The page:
Glenn and Paula Foore say their urban farming style uses common sense and basic practices.
“We’re wanting, and we are getting, back to where we came from,” Glenn Foore says, referring to decades past when he says more families picked fresh vegetables from their own gardens.
The couple owns and operates Springdale Farm within the city limits of Austin, Texas, and grow about 75 different types of vegetables — including tomatoes, peppers, asparagus, arugula, zucchini, broccoli. The Foores grow the vegetables all 52 weeks of the year on just under five acres of land in the central Texas climate.
They started Springdale Farm in 2009, but the Foores bought the land where the farm sits in 1992 through an economic development program in east Austin. The land served as the site of their landscaping business as a part of the city’s program, which incentivized small businesses to come to east Austin through low-interest loans as long as the companies employed eastside workers.
Ohio farmers new to sustainable agriculture can get a leg up on the learning curve with the help of the Ohio Ecological Food and Farm Association (OEFFA).
The non-profit organization, established in 1979, works to promote and support the sustainable agriculture community in Ohio from producers to consumers including those new to farming. OEFFA assists new farmers through a variety of networking events, an apprenticeship program, and an investment fund created to encourage the expansion of sustainable farming practices.
With roots in San Francisco’s storied People’s Food System, Veritable Vegetable has helped organic growers distribute their produce for nearly 40 years. While farmer’s markets and food co-ops are recent phenomena in some parts of the country, northern Californians started seeking an alternative to supermarkets and agricultural food giants in the 1970s. The People’s Food System was a network of collectives in the San Francisco Bay Area that sought to connect local food producers to neighborhood co-ops and community markets. In 1974, some members established the Veritable Vegetable Collective, which focused solely on produce distribution. Over the years, Veritable Vegetable has evolved from a worker-run collective into a for-profit company that serves growers and markets in parts of California, Arizona, New Mexico, Colorado, Nevada, and Hawaii.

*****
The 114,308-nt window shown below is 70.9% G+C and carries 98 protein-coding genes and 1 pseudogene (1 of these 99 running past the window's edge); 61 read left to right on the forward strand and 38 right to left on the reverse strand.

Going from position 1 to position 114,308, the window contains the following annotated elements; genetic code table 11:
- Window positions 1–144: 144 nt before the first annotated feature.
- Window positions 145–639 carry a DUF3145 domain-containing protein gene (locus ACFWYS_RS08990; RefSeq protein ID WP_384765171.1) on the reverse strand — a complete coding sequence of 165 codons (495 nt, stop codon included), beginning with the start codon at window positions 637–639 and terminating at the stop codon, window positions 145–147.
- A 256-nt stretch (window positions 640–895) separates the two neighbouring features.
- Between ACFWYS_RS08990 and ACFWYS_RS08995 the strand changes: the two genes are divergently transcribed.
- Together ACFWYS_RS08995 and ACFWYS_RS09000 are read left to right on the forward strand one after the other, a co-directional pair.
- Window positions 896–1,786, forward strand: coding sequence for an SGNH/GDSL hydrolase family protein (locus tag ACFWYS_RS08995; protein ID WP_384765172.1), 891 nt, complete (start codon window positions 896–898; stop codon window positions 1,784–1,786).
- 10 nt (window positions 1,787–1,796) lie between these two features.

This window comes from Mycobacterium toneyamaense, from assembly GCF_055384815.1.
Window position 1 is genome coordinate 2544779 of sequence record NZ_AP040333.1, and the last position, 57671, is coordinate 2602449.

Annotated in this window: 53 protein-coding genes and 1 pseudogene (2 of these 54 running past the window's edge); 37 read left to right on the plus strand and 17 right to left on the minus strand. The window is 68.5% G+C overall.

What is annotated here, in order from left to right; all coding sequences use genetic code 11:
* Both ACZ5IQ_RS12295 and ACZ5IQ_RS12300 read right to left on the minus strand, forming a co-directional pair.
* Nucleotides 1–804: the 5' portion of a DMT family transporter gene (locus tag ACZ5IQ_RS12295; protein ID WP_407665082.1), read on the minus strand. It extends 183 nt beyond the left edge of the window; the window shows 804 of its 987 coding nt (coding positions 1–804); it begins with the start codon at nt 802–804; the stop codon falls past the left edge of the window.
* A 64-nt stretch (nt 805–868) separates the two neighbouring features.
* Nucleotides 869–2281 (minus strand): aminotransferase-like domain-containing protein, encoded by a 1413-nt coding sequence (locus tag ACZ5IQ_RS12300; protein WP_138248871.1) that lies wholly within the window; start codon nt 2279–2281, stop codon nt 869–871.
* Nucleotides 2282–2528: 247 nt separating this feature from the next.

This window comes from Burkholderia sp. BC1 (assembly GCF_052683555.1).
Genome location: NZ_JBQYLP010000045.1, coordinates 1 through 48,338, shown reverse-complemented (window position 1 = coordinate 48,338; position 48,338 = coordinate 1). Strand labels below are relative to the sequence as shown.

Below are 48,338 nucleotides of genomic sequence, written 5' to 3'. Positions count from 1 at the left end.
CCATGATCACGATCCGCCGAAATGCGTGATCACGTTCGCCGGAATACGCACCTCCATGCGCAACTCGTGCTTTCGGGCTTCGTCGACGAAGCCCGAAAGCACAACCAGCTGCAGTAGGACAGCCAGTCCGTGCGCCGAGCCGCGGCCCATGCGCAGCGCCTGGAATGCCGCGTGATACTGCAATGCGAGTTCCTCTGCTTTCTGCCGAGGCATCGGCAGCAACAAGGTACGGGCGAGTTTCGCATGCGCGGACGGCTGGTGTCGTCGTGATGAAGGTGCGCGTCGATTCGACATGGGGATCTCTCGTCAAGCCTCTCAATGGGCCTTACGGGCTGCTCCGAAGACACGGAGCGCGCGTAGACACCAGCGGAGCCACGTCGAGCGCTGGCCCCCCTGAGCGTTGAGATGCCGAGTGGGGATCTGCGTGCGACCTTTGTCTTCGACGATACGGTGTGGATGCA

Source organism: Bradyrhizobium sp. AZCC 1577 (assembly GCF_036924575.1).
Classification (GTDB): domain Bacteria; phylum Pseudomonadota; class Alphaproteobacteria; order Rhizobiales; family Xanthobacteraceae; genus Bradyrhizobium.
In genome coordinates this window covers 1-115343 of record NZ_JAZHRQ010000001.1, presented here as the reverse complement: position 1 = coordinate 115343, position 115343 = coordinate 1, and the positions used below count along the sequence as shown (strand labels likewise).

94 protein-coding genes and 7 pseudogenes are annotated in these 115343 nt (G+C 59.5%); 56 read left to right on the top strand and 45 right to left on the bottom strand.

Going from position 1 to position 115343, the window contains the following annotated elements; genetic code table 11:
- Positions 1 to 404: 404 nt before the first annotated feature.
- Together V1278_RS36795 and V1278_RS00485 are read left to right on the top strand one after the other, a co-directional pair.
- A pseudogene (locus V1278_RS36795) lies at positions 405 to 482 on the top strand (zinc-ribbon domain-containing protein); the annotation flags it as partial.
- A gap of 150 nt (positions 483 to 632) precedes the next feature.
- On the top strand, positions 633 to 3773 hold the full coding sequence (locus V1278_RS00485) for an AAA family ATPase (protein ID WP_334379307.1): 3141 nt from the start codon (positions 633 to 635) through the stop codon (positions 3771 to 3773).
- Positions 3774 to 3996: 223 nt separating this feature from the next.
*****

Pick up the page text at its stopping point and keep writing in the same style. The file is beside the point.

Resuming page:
“Climbing was great training for farming. They are both really exhausting, painful, frightening experiences that look impossible on the face of them but somehow you get it done.” David Bell, Bell Organic Farm
Located 12 miles north of Salt Lake City, Bell Organic farm of Draper, Utah is what happens when you outgrow your garden and tap an ever expanding marketplace for fresh organic produce. For David and Jill Bell it all started with a bumper crop of heirloom tomatoes.
In 1997, David Bell ran a successful rock climbing business and his wife Jill spent her days waitressing in a local restaurant. They began growing their own vegetables in the backyard, producing far more tomatoes than needed. A local restaurant owner put them in touch with his chef who immediately purchased their excess veggies. Soon after, a local market owner who imported his tomatoes from a greenhouse in Holland wanted to make a purchase.
Laura Casey of Changing Seasons Farm in Fall City, Washington is a very busy women. Not only does she run a small sustainable farm operation, but she works as an Environmental Scientist almost full-time on the side. Laura and her husband Dave do not employ workers, but instead collaborate with friends and family who help out on the farm.
I recently spoke with Laura to find out more about how the farm runs, what sustainable practices she employs, her Naturally Grown certification and more.